Apparently if you’re nice at work, you are most likely earning less than someone is considered a bitch or a jerk.
(I read this in the Metro News in August 2011 and drafted a post, but never got around to posting it until now )
The study from San Antonio, Texas conducted by the University of Notre Dame and the University of Western Ontario here in Canada shows that meaner people make more money.
They surveyed 10,000 workers over 20 years and found that meaner men earned about 18% more than their nice guy counterparts, which translates into $9,972 more per year for being a jerk for men.
For women, the gap is a bit smaller at meaner women earning 5% more than their nicer colleagues.
In reading this, I thought to myself: Yeah I could see that making sense.
Because I don’t consider myself being a doormat at work.
It might (no, DOES) translate into me being a ‘bitch’ sometimes, but it’s a necessity.
(No I really don’t think of myself as a ‘bitch’, but I have no doubt that people have called me that before.
The nicer words used by other more tactful folk are probably “headstrong”, “blunt”, “no-nonsense”, “honest”.)
Maybe when you hear the word “mean” to describe a colleague, they’re not really being mean.
They’re actually just trying to do their job properly, but people subjectively take it the wrong way, and feel slighted.
SOME WAYS I AM A ‘BITCH’ AT WORK
- If I am paid a salary, I won’t work more than 40-45 hours a week.*
- I say “No” a lot to things that are not my responsibility**
- I fight/negotiate a lot for stuff that matters like my rate
- I don’t sit in the office until 8 p.m. pretending I’m working harder than my colleagues
- I’ll tell you politely if there’s something wrong, but people misinterpret it as me not being a ‘nice team player’
- I don’t help other people who are lazier and less competent than I am***
- I don’t back down when I feel/know I am right****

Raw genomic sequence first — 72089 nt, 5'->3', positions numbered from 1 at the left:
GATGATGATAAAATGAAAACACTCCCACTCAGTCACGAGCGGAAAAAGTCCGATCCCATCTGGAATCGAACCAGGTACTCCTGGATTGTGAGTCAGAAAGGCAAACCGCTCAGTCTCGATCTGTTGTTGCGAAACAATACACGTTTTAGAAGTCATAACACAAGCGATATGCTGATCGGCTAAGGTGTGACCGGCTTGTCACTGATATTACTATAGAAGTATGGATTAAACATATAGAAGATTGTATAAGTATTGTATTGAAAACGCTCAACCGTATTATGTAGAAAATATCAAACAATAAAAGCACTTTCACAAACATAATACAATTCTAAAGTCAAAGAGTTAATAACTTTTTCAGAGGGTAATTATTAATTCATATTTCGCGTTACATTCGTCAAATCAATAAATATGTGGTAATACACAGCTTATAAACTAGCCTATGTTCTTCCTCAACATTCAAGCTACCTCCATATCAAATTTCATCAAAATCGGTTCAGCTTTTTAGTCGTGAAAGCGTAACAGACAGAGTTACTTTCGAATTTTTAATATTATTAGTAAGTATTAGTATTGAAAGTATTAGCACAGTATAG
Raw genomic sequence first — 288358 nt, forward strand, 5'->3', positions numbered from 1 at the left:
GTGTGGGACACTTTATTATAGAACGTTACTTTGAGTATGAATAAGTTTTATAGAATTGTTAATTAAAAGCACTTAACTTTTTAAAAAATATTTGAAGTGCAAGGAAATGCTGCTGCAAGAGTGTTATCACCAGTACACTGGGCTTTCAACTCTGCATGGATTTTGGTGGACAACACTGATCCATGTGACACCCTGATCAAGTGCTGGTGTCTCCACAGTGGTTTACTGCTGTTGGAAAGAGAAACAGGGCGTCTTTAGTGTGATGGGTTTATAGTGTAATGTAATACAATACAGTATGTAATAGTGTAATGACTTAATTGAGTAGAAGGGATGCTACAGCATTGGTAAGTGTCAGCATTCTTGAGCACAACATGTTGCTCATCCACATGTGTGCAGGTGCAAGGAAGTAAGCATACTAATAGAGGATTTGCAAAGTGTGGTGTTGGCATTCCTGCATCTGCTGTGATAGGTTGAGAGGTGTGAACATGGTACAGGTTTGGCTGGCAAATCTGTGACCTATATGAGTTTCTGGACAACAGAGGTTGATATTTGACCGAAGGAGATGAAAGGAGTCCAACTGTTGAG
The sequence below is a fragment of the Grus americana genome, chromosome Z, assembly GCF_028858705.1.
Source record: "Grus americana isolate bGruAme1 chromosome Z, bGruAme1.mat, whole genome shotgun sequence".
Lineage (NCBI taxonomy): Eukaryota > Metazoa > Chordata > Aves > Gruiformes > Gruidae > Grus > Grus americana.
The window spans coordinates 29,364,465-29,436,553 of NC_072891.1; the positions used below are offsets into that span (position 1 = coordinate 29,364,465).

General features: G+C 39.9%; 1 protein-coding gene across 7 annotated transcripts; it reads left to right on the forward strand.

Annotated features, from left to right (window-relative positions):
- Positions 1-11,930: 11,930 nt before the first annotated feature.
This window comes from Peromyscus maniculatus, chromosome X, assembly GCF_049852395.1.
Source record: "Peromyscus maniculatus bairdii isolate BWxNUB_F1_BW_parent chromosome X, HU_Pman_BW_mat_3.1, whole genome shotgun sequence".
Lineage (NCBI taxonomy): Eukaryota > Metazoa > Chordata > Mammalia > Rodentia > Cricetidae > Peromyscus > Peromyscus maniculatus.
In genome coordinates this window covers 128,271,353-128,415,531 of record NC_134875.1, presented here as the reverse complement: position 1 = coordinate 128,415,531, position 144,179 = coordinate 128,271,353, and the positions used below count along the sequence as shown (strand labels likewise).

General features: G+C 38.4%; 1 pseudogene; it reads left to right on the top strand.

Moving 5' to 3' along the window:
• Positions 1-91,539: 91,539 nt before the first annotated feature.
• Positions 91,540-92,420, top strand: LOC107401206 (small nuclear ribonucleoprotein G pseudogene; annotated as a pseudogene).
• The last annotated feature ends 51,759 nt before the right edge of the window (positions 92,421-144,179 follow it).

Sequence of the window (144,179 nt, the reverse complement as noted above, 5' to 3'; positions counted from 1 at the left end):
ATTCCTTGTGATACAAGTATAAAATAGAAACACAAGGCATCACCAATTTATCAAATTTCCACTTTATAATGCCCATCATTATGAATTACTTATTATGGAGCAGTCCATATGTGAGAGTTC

*That’s what they pay you for, as a working person. I put in the extra 5 hours in ’45′ because I do like to do a good job when I’m at work and sometimes you need a few more hours.
**For instance, if I am in charge of one area of the project, I am not going to help someone else do their job even if they ask me nicely to do so.
Unless it is in writing or agreed upon explicitly by the project as a whole that I help out, I don’t do it.
This is because this helping will not only suck the life out of me and destroy my working schedule by adding on extra hours, it also makes me a potential scapegoat for anything that goes wrong.
The person responsible there, can say: Oh but FB was the one who was supposed to do that part. I gave it to her and she said she’d help, but she totally f*cked it up. Even if it isn’t true.
***If we are presumably paid the same salary/rate, then they should know their jobs as I know mine.
I don’t mind helping out for little things or to offer 10-minute sessions of advice or to guide them, but I have been asked before to do their ACTUAL JOB for them. This is where it crosses the line for me.
Unless they give me their salary for doing their job, I don’t do it.
****I have been asked to lie to the client on numerous occasions and I won’t do it.
I’ve also been asked to make things complicated for the client so that we can get more work in the future, and I won’t do it. I like things done correctly, simply and to the best of my abilities in the environment.
AND YOU KNOW WHAT? I DON’T CARE
So what if people call me names?
It’s no skin off my back, and I have confidence in three things about myself:
- I know what I am worth to my client and to the project/job
- I know my job and if I don’t know the answer, I am going to damn well find it
- I don’t work more than I have to and I have more free time
Besides, I’m not rude at work.
There’s a line between being rude and being honest/frank/blunt. I try not to cross it.
I’m still what I consider to be a nice person who is friendly and agreeable to work with, but sometimes you have to crack a few eggs to make a delicious omelette.